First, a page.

3. Interconnected Retail Strategy: Home Depot has made a concerted effort to focus on its integrated retail strategy, which seamlessly connects online and offline channels, making its stores more efficient. This has resulted in improved revenues and profitability, with the online space being a key driver of the impressive growth Home Depot has witnessed in recent times. In the second quarter, online traffic improved at a healthy rate, sales increased 26% versus Q2 2017, and 47% of online orders were picked up in-store. Moreover, in the digital space, the typical transaction ticket size is three times of that in a store. By focusing on an integrated channel strategy, Home Depot has been able to increase revenues per square foot, rather than generating revenues from new square footage. This has ensured that its existing store network is being effectively used to drive revenues.

4. Higher Ticket Size: A number of factors have resulted, and should continue to benefit, the average ticket size. Besides the aforementioned factors such as greater pro-sales and growth in digital sales, the focus on appliances, as well on innovation, are other factors driving this increase. Greater investment into appliances has resulted in share gains, with appliances garnering a higher than average ticket size. An example of innovation is the use of lithium technology in outdoor equipment, such as the lithium lawnmower, which is priced at $500, as compared to one that runs on gas, which typically costs between $200 and $300.

5. Higher Transportation Costs: The company faced transportation headwinds in the second quarter which had a 16 basis points negative impact on the gross margins, following on from the 8bps contraction from this in Q1. While Home Depot isn’t the only company facing higher transportation costs, the increasing shift toward the online space, as well as the addition of features such as same-day delivery, can result in a pressure on the gross margins through the financial year. Given these headwinds, the company expects gross margin to improve 41 bps this year, down slightly from the previous guidance of 44 bps.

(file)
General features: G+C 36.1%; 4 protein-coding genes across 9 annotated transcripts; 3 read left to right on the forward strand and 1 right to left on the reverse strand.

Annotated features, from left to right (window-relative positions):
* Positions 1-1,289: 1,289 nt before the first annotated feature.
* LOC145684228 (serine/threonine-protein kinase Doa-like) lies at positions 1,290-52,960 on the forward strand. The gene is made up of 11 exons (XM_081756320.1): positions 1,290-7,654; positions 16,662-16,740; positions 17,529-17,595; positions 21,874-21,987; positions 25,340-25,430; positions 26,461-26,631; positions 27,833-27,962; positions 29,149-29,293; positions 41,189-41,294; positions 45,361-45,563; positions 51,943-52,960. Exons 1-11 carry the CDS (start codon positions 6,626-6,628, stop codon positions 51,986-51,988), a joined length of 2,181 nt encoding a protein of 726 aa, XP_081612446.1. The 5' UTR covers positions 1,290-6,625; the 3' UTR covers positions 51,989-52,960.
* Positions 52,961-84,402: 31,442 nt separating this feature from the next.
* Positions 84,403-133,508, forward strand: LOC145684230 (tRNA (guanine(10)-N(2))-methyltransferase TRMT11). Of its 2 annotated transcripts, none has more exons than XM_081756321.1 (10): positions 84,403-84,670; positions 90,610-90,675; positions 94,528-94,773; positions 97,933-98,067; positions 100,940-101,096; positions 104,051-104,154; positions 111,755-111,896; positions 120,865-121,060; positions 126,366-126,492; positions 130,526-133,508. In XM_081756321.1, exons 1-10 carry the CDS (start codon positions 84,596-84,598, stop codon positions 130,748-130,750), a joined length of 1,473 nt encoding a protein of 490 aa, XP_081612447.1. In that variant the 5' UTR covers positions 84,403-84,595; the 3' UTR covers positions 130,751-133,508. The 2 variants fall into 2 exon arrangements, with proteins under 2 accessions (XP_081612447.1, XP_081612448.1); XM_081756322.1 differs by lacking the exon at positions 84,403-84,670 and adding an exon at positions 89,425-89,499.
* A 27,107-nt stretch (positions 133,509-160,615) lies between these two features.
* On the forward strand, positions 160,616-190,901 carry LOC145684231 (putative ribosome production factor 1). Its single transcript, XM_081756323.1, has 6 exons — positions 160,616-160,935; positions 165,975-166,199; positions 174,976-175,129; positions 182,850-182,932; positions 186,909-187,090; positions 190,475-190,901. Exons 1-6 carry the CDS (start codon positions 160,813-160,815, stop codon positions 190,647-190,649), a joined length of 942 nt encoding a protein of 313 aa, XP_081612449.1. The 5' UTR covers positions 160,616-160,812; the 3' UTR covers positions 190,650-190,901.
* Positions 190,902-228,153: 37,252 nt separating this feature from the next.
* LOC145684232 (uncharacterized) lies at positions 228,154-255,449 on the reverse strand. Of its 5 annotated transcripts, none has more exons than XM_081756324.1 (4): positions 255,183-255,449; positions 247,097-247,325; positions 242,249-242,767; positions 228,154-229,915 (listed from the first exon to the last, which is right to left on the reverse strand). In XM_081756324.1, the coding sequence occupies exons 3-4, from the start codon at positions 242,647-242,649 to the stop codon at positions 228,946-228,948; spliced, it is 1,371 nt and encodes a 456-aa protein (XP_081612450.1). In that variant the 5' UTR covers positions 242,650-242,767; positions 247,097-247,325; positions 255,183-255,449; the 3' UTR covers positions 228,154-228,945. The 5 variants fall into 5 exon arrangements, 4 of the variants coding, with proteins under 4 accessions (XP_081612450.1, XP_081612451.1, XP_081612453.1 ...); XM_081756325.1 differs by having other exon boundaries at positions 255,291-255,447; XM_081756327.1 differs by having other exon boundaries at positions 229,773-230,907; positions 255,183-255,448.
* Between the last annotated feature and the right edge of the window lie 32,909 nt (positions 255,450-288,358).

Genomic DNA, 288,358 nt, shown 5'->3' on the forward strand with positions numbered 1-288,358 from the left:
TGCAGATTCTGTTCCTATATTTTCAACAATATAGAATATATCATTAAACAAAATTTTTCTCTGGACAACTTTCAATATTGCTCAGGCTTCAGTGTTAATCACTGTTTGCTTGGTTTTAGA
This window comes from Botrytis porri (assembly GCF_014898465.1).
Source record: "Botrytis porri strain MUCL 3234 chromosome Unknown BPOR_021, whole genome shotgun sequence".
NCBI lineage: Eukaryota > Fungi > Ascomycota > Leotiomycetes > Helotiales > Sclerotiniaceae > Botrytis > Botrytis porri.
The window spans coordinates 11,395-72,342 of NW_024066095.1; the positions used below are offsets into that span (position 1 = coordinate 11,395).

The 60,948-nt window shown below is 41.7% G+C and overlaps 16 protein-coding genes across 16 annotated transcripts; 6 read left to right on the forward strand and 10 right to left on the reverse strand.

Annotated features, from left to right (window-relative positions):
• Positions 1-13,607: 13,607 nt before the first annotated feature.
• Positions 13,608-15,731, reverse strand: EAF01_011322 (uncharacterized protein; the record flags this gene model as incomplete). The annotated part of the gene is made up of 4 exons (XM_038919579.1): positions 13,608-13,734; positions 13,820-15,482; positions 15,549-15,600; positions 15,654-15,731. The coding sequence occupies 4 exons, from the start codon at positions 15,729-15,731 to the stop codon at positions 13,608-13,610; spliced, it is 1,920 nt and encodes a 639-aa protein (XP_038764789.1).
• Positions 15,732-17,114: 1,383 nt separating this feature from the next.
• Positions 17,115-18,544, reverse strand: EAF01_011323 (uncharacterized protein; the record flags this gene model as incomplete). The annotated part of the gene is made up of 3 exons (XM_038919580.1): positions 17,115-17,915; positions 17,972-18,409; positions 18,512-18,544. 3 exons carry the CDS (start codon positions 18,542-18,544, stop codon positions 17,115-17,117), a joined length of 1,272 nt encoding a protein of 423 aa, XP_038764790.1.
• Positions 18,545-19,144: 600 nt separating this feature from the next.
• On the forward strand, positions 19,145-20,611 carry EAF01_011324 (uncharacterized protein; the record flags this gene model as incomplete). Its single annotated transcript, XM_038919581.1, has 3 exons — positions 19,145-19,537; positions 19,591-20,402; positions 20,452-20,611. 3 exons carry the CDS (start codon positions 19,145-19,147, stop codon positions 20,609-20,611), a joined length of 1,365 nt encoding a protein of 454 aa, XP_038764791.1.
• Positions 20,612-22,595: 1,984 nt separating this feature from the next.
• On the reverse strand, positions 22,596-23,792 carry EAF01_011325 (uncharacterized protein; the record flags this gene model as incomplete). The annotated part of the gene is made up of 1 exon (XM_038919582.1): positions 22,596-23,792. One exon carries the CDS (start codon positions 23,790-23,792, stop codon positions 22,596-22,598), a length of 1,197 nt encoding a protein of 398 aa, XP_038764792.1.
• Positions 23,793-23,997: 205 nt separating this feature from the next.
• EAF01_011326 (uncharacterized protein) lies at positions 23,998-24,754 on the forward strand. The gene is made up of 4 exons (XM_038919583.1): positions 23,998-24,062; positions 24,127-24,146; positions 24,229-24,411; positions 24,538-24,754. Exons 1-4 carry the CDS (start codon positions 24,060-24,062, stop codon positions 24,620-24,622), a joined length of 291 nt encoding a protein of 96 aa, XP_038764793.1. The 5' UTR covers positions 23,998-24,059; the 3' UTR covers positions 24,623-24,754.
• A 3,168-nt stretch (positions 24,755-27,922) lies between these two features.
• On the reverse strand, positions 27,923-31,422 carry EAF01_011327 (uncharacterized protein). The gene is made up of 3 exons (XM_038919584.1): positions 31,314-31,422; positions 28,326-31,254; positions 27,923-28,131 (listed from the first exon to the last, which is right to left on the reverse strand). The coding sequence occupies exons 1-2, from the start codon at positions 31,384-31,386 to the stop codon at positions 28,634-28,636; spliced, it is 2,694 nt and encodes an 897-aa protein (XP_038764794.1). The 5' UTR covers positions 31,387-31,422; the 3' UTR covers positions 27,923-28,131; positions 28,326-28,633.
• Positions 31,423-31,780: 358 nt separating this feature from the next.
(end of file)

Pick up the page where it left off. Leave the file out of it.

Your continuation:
6. Supply Chain Investments: HD has stated its intention of investing roughly $1.2 billion into its supply chain over the next five years. Given the changing retail landscape, the company believes “a great customer experience depends on great supply chain capability.” Over the past decade, the company has made big strides in its upstream supply chain – moving product to the stores and direct fulfillment centers (DFCs) – and more recently, it has undertaken significant expenditure to build its downstream supply chain – delivering to customers directly. However, the home improvement giant feels there is still some way to go to fully leverage its upstream network, as well as build the fastest and most efficient delivery system. In this regard, some of the steps being undertaken by the company include adding 170 distribution facilities across the U.S. to reach 90% of the U.S. population in one day or less, opening 40 flatbed direct fulfillment centers to serve HD’s top 40 markets, and continuing the rollout of van and car delivery options in top urban markets in 2018.

7. Reduced Tax Rate: Given the fact that Home Depot operates primarily in the U.S., its effective tax rate has been 35% or higher in the past few years. As a result of the decline in the corporate tax rate from 35% to 21%, effective January 2018, the company is expected to have a tax rate of 26%, which should be a key driver in the substantial improvement in the net income margin this year.